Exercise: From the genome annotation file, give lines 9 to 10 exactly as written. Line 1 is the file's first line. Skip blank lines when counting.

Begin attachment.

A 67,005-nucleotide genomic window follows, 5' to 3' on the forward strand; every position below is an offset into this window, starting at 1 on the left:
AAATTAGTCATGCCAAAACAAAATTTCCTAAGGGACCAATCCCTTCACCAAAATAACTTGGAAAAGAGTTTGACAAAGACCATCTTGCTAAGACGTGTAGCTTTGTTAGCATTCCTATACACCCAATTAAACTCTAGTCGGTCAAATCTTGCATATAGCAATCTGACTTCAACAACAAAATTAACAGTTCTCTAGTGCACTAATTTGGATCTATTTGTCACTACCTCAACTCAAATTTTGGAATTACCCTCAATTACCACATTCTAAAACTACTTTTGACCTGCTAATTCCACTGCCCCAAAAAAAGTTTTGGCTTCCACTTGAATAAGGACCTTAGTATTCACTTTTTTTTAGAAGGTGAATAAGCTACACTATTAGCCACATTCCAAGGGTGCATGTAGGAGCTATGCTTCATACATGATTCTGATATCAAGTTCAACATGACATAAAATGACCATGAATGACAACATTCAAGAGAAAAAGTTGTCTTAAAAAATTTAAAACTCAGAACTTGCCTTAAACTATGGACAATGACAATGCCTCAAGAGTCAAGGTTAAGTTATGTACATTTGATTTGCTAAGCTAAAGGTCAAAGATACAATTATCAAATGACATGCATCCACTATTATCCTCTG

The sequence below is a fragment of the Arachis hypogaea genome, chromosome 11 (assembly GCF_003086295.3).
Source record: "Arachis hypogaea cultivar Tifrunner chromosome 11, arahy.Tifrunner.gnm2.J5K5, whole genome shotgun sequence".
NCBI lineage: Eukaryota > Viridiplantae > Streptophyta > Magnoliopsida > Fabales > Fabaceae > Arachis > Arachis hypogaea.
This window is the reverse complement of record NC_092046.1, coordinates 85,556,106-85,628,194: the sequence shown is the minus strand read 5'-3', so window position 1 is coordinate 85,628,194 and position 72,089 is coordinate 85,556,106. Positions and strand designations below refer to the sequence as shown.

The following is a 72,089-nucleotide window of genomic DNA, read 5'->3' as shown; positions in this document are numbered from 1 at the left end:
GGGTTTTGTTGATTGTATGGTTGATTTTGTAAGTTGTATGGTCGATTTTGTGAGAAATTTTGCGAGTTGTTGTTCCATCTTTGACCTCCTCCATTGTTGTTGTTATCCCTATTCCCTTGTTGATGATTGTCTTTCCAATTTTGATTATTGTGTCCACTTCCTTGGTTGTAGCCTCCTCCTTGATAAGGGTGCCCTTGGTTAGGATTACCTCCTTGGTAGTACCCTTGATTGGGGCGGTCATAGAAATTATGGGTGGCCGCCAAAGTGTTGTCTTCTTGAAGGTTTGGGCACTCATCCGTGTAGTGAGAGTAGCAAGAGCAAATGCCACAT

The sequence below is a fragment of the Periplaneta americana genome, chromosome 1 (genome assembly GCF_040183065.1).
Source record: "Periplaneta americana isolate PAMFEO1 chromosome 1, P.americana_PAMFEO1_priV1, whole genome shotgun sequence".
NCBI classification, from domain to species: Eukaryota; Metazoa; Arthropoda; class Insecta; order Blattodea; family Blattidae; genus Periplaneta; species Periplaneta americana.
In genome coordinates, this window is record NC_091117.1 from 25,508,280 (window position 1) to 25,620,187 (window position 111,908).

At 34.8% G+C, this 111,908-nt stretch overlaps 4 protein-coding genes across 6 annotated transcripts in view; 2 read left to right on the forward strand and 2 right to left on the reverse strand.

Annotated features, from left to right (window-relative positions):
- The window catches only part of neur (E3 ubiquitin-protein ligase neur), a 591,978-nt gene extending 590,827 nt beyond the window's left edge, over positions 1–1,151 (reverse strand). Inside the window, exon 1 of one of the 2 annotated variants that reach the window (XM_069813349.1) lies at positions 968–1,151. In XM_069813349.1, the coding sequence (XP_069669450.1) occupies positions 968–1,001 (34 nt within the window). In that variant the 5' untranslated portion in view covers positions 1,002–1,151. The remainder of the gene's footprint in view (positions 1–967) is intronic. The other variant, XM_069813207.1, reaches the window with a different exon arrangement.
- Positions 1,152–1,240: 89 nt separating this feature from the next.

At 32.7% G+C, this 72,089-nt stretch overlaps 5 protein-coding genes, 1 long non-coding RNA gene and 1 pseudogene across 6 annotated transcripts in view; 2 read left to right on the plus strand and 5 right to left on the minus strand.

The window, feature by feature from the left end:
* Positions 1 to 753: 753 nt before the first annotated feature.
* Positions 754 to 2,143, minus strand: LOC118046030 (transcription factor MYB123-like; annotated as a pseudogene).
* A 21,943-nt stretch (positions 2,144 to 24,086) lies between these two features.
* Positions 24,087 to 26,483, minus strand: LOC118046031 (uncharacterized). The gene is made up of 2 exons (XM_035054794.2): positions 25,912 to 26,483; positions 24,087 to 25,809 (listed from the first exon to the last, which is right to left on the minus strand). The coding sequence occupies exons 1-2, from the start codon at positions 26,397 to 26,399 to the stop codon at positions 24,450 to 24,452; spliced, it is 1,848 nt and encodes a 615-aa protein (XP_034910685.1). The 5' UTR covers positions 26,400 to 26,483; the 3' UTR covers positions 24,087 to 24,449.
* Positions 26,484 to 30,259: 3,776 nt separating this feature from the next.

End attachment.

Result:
The sequence below is a fragment of the Periplaneta americana genome, chromosome 1 (genome assembly GCF_040183065.1).
Source record: "Periplaneta americana isolate PAMFEO1 chromosome 1, P.americana_PAMFEO1_priV1, whole genome shotgun sequence".